Romania regularly gets blamed by the Ukrainian authorities for simplifying the issuance of passports for ethnic Romanians. And this is despite the fact that the President of Ukraine, Vladimir Zelensky, recently signed a decree on issuing passports to foreigners under a simplified procedure. First of all, we are talking about Russians who are oppressed at home. But citizens of other countries can also get passports.

As the authors of the film note, even Slovakia, which helped Ukraine to get gas reverse in difficult times, paid for its kindness. The Ukrainian authorities demanded that the Slovaks make even greater concessions in the supply of Russian gas – to organize a so-called ‘virtual reverse gas supplies’.

“Virtual reverse is a normal scheme, but this requires the consent of the gas owners. Neither the Ukrainian nor the European side is the owner until the gas has crossed the Slovak border. We have researched the possibility of a virtual reverse for a long time and in detail, but in the end the European Commission came to the conclusion that this is legally impossible without the consent of Gazprom. And their consent, as you understand, isn’t there” – Miroslav Lajcak, Deputy Prime Minister of Slovakia (2014), tried to reason with Ukraine.

Ukraine has maintained friendly relations with Lithuania in recent years, but the Lithuanians have repeatedly stated that the actual financing of the nuclear energy of Belarus by the Ukrainian authorities is a stumbling block.

For Lithuania, the arch-problem is the nuclear power plant in Belarus – 50 kilometres from Vilnius. Ukraine buys Belarusian electricity and therefore, of course, indirectly finances the project. The Lithuanian authorities appealed to Ukraine to suspend the purchase of electricity in Belarus, but Ukraine did not take any decisions.

Paul Szczerbakowicz draws attention to a paradox – on the one hand, the Ukrainian authorities at the highest level do not recognize Alexander Lukashenko as the legally elected president of Belarus, and on the other hand, Minsk remains a platform for resolving the conflict in Eastern Ukraine, and Ukraine continues to buy Belarusian electricity.

The final break in relations with Belarus occurred after the Ryanair plane was forced to land in Minsk with the Belarusian opposition journalist Roman Protasevich on board. Ukraine copied the actions of other countries by banning its aircraft from flying to Belarus, and Belarusian aircraft from flying in its airspace. Officially, Kiev tried to explain this step by taking care of passengers. But authorities admitted that the decision is political in nature.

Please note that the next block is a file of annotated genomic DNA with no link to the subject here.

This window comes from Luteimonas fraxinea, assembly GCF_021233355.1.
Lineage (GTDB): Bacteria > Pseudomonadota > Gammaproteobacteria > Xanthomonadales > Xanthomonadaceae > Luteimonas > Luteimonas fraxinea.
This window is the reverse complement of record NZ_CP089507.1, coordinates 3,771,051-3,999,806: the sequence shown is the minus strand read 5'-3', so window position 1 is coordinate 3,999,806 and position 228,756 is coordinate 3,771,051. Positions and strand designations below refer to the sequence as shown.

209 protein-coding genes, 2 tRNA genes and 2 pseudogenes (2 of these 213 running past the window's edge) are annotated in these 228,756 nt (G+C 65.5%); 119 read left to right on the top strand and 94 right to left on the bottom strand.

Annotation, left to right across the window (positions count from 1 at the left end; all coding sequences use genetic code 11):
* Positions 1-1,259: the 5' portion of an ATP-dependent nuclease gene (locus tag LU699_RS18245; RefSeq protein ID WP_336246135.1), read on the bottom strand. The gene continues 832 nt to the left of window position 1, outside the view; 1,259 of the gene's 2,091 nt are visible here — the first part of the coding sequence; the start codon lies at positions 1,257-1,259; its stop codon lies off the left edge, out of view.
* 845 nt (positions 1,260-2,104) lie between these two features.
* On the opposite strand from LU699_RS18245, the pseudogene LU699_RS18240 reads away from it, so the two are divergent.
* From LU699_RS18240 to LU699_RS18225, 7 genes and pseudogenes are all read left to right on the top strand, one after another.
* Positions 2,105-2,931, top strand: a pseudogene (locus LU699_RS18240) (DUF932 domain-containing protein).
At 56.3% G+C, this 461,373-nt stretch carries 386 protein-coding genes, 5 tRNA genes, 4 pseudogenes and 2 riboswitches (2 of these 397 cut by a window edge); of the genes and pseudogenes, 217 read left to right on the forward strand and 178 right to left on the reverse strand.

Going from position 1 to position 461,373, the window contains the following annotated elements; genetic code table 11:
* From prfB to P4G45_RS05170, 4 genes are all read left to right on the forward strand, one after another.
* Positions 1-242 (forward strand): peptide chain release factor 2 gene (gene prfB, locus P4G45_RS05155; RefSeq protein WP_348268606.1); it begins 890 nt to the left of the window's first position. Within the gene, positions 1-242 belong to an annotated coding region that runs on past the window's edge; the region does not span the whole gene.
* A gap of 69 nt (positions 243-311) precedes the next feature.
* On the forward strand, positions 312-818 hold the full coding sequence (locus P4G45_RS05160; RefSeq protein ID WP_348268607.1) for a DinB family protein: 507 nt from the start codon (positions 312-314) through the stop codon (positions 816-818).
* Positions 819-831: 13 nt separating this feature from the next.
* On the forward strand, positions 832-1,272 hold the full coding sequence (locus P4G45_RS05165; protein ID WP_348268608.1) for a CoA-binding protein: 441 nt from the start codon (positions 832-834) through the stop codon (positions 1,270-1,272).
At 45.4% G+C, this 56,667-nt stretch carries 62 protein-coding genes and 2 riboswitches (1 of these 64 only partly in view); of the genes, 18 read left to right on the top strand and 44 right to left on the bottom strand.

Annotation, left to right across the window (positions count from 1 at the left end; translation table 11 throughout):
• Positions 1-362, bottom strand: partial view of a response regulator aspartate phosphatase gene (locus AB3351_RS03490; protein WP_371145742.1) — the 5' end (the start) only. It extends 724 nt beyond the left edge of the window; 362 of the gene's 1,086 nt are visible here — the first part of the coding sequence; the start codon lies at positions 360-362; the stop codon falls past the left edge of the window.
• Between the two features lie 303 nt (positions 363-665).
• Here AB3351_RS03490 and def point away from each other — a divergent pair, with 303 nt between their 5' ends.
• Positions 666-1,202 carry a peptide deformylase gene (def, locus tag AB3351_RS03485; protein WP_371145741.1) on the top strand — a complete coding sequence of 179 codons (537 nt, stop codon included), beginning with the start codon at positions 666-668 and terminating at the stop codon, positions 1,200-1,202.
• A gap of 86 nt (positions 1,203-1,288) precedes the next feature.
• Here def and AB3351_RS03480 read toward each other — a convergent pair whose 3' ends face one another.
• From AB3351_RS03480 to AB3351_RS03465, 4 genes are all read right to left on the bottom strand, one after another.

Moldova remained the only country on the border with which Ukraine had good-neighbour relations, especially after the election of Maya Sandu as the head of the Moldovan Republic. But there was a kidnapping by the Ukrainian special services in Chisinau of the fugitive Ukrainian judge Nikolay Chaus. Law enforcement agencies of Moldova conducted an investigation and found out that it was Ukrainians who kidnapped the judge in their capital. Even the most patient neighbour could not tolerate this.

Paul Szczerbakowicz, the author of the “Ukraine: 30 Years With So-Called Friends” documentary, notes that the United States is often called the most important foreign partner of Ukraine. But even with Washington, Kiev is not so sweet. Firstly, interference in the US presidential election by the Ukrainian authorities, and secondly, the blackmail on the topic of the participation of the son of the head of the American state in the company Burisma, a company that Ukrainians suspect of corruption. It is obvious that the United States clearly did not turn a blind eye to these reproaches from Ukraine. Vladimir Zelensky was invited to Washington at the height of the holiday season, where he will be able to hold only a few meetings that will not matter at all.

“Having quarrelled with almost all former partners, Ukraine has hung up. West or East? Compliments to the communists of China from the ruling Ukrainian party “Servant of the People” are not accidental. This is a courtesy to a likely creditor who can give a lot of money instead of the IMF. The West helps only in exchange for reforms. And there are fewer and fewer successes with reforms, ” Szczerbakowicz summarizes.

The journalist came to the conclusion that if Ukraine continues to pursue a policy of quarrels and conflicts instead of constructive dialogue and the search for partners, its future as an integral state hangs in the balance. And the most striking thing is that a new generation of politicians in Ukraine, to whom an unprecedented number of citizens of the country have expressed their confidence, is not going to correct the mistakes that have been made over 30 years.